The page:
Celtic Myth and Religion – Sharon Paice Macleod

A LibraryThing Early Reviewers Book.

This book is a good overview of the various mythologies and beliefs of the Celtic world. It touches on the old gods and goddesses, folk traditions, the roots of the Arthurian legends, and some interesting ideas about shamanistic practices. It’s got a more scholarly than new –agey tone to it (a definite pitfall of some Celtic-themed books).

Since it really is mainly an overview, I did come away wanting more, but one of the appendices is Suggested Reading and Further Study, and the Bibliography is enormous, so I’m looking forward to exploring more from both those lists.

Daughter of the Forest – Juliet Marillier

Read for the Once Upon a Time Reading Challenge.

Sorcha is the youngest child of the Lord of Sevenwaters, and the only daughter. With their mother dead, she and her brothers mean everything to each other, and her brothers have protected her as she’s grown up.

Their lives are shattered when their father takes a new wife, an evil enchantress, who spells Sorcha’s brothers. The Lady of the Forest, the queen of the Fair Folk, finds Sorcha in her hour of need, and tells her that she is the only one that can break the spell on her brothers, and she must remain completely silent while she works to break the enchantment.

Fate then throws her into the path of a Briton Lord, who brings her back to his lands. While there, Sorcha comes to love this lord, one of her people’s sworn enemies, and her task to save her brothers grows even harder as this love grows.

I loved this book. It’s a take-off on the Celtic legend of the Children of Lir, where the step mother changes her step children into swans, but Sorcha’s task to end the enchantment is an innovation of this story. Sorcha is a lovely character, and her journey, as she really grows up, while completing the impossible task of saving her brothers, kept me glued to page. I already have the next book in the series, which is the story of her daughter, and I can’t wait to see what the author does with this tale next.

Orphans of Chaos – John C. Wright

Read for the Once Upon a Time V Reading Challenge.

Somewhere in England is a boarding school that is far more than it appears. The staff is large, but there are only five students, and life at this boarding school is all that they’ve known. Now teenagers, they’ve begun to see the school for what it is – a prison.

The five have incredible gifts – Victor can rearrange matter, Amelia sees in four dimensions, Vanity can find secret passageways where there were none before, Colin is psychic, and Quentin is a warlock. After piecing together the many clues they’re able to gather separately, they begin to realize that they’re probably not human.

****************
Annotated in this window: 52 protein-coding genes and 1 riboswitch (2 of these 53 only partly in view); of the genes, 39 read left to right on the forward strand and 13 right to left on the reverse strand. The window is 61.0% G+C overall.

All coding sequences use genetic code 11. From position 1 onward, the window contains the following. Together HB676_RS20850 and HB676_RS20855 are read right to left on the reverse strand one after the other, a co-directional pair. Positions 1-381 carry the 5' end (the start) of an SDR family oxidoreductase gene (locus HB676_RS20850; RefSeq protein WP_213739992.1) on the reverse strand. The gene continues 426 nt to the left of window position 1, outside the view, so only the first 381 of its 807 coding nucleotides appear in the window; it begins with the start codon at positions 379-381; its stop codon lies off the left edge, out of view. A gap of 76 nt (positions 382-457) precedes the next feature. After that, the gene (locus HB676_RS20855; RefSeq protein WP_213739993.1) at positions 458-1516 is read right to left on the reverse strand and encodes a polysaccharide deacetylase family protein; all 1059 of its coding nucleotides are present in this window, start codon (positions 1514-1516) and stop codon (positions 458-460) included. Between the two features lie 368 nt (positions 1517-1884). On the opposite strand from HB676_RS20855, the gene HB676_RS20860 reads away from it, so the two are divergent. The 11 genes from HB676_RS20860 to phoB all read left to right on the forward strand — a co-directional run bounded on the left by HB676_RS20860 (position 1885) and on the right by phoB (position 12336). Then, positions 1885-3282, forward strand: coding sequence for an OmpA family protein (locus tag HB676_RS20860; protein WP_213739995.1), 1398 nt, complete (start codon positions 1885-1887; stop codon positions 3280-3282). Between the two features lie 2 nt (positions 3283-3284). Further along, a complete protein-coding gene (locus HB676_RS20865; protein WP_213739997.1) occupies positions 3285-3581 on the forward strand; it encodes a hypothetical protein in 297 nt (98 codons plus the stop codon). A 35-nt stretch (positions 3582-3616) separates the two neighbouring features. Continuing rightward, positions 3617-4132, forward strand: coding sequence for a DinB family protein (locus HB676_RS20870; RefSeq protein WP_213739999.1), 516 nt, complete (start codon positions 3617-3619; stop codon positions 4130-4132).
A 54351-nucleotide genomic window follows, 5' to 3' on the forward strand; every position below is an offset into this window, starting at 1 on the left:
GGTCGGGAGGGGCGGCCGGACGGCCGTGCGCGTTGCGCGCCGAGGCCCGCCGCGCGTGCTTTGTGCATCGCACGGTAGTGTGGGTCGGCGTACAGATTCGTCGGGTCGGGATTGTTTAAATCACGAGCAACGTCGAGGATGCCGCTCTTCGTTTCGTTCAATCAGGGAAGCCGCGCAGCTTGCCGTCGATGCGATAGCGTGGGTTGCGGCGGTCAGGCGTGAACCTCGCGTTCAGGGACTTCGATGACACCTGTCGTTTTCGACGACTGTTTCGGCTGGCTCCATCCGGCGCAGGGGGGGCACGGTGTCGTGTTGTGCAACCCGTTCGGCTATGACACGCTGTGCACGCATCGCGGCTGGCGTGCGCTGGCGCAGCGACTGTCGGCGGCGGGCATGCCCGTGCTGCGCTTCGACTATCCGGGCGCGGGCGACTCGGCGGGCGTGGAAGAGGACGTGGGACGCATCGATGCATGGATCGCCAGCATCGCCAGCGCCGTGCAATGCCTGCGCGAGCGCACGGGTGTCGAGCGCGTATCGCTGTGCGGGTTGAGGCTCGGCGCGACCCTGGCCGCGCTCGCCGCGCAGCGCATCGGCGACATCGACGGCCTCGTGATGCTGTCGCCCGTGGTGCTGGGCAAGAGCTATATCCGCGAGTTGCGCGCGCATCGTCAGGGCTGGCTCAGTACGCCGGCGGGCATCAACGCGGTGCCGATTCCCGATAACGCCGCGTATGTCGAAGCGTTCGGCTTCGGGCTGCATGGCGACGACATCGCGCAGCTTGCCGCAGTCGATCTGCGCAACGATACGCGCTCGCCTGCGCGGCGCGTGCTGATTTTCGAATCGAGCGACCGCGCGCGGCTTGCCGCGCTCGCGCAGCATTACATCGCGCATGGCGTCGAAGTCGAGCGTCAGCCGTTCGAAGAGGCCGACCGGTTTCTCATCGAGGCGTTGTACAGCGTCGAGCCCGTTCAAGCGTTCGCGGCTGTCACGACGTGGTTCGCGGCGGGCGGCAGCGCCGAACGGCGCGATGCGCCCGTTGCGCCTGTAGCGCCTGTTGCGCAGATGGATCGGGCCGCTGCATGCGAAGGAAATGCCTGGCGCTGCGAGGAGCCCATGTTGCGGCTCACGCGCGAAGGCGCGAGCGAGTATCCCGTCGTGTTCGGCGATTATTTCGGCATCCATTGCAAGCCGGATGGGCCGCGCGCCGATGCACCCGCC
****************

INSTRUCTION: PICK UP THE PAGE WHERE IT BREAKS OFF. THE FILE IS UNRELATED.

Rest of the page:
I really loved this book. It’s straight out of a particular mythology, done in a great, modern way. The cliff hanger at the end is beautifully done, and I can’t wait to see what happens next.

The Palace of Illusions – Chitra Banerjee Divakaruni

1400096200-01-_sx142_sy224_sclzzzzzzz_Read for the Really Old Classics Challenge.

The extra credit assignment for the Really Old Classics Challenge is to read a retelling of a classic. The Palace of Illusions is a retelling of the events in the Mahabharata, one of the great epic works of ancient India, and a major work of Hindu mythology.

The Mahabharata is mostly concerned with the dynastic fights between the Kaurava and Pandava families for the throne of Hastinapura. These men are cousins, so it’s a story of family alliances and betrayals, interspersed with the consequences of the interference of the gods with the affairs of these men. It’s an absolutely fascinating story. (I have to admit to only a cursory familiarity with ancient Indian history/mythology, so the story was all fresh to me, which it certainly wouldn’t be to a Hindu reader.)

This book has parallels to The Mists of Avalon, as the author has taken one of the female characters, Panchaali, the wife of the five (yes, five) Pandava brothers, and told the story through her eyes. I know how I felt about reading the Arthurian legend through the lens of the women in the story, and I imagine the experience of reading this book is similar if you’re steeped in the background story. Panchaali is not always sympathetic, but her story is compelling, and pulled me through the book.

This is an absolutely lovely story, filled with beauty, and utter despair, and everything in between. I highly recommend it to anyone that wants to sample the literature of India, with a modern twist.